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Press Release


For Immediate Release
U.S. Attorney's Office, Middle District of Tennessee

NASHVILLE – Former Tennessee State Senator and practicing attorney Brian Kelsey was sentenced today to one year and nine months in prison, followed by three years of supervised release, for violating campaign finance laws and conspiring to defraud the Federal Election Commission (FEC) as part of a scheme to benefit his 2016 campaign for U.S. Congress.

According to court documents, Kelsey, 45, of Alexandria, Virginia, secretly and unlawfully funneled money from multiple sources, including his own Tennessee State Senate campaign committee, to his federal campaign committee. To carry out the scheme, Kelsey conspired with others, including Joshua Smith, who owned a members-only social club in Nashville, of which Kelsey was a member, and controlled a Tennessee political action committee affiliated with the club. Kelsey, Smith, and others caused a national political organization to make illegal and excessive contributions to Kelsey’s federal campaign committee by secretly coordinating with the organization on advertisements supporting Kelsey’s federal candidacy, which caused false reports of contributions and expenditures to be filed with the FEC.

“Brian Kelsey intentionally violated federal campaign finance laws and his oath as a state senator in order to deny Tennessee voters their right to make informed decisions about his candidacy for Congress,” said United States Attorney Henry C. Leventis for the Middle District of Tennessee. “The court’s sentence today reflects the seriousness of his crimes and is a strong reminder of our commitment to root out public corruption and ensure the integrity of federal elections.”

“The defendants attempted to hide from voters how Kelsey raised and spent campaign money,” said Acting Assistant Attorney General Nicole M. Argentieri of the Justice Department’s Criminal Division. “The integrity of our elections is essential to democracy, and voters should know how candidates raise and spend campaign dollars. The Department will continue to work alongside our law enforcement partners to uncover and prosecute campaign finance schemes designed to evade disclosure, and to ensure that violations of these laws carry a high cost.”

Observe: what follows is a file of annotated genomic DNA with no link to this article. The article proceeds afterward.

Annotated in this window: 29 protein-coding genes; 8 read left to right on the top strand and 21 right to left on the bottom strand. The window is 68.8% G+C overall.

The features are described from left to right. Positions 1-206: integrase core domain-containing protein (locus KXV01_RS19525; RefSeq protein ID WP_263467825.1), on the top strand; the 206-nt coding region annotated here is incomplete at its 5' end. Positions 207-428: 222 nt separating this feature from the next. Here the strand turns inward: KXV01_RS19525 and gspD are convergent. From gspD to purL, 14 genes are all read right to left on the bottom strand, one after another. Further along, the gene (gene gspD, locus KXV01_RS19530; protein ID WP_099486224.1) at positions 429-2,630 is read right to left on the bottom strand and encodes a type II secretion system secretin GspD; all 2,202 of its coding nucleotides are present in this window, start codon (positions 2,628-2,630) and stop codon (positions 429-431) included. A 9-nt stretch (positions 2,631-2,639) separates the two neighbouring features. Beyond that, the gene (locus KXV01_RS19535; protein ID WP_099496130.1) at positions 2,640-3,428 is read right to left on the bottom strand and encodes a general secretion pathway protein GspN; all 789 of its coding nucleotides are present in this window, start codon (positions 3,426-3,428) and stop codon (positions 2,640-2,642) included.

Kelsey and his co-conspirators orchestrated the concealed movement of $91,000 – $66,000 of which came from Kelsey’s State Senate campaign committee, and $25,000 of which came from a nonprofit corporation that publicly advocated on legal justice issues – to a national political organization for the purpose of funding advertisements that urged voters to support Kelsey in the August 2016 primary election. Kelsey and his co-conspirators also caused the political organization to make $80,000 worth of contributions to Kelsey’s federal campaign committee in the form of coordinated expenditures.

“The sentence handed down today makes it clear that no one is above the law,” said Assistant Director Luis Quesada of the FBI’s Criminal Investigative Division. “The FBI diligently investigates campaign finance fraud to ensure that U.S. elections are free from unfair influence, and anyone caught attempting to scheme their way into office will be held accountable.”

Joshua Smith was also sentenced today to five years of probation, a $250 fine, and 720 hours of community service for aiding and abetting the solicitation, receipt, direction, transfer, and spending of soft money in connection with a federal election.

The FBI Memphis Field Office investigated the case.

Assistant U.S. Attorney Amanda Klopf for the Middle District of Tennessee, Trial Attorney John Taddei of the Criminal Division’s Public Integrity Section, and Assistant U.S. Attorney David Pritchard for the Western District of Tennessee prosecuted the case.



Mark H. Wildasin

Executive Assistant U.S. Attorney

(615) 736-2079

Updated August 11, 2023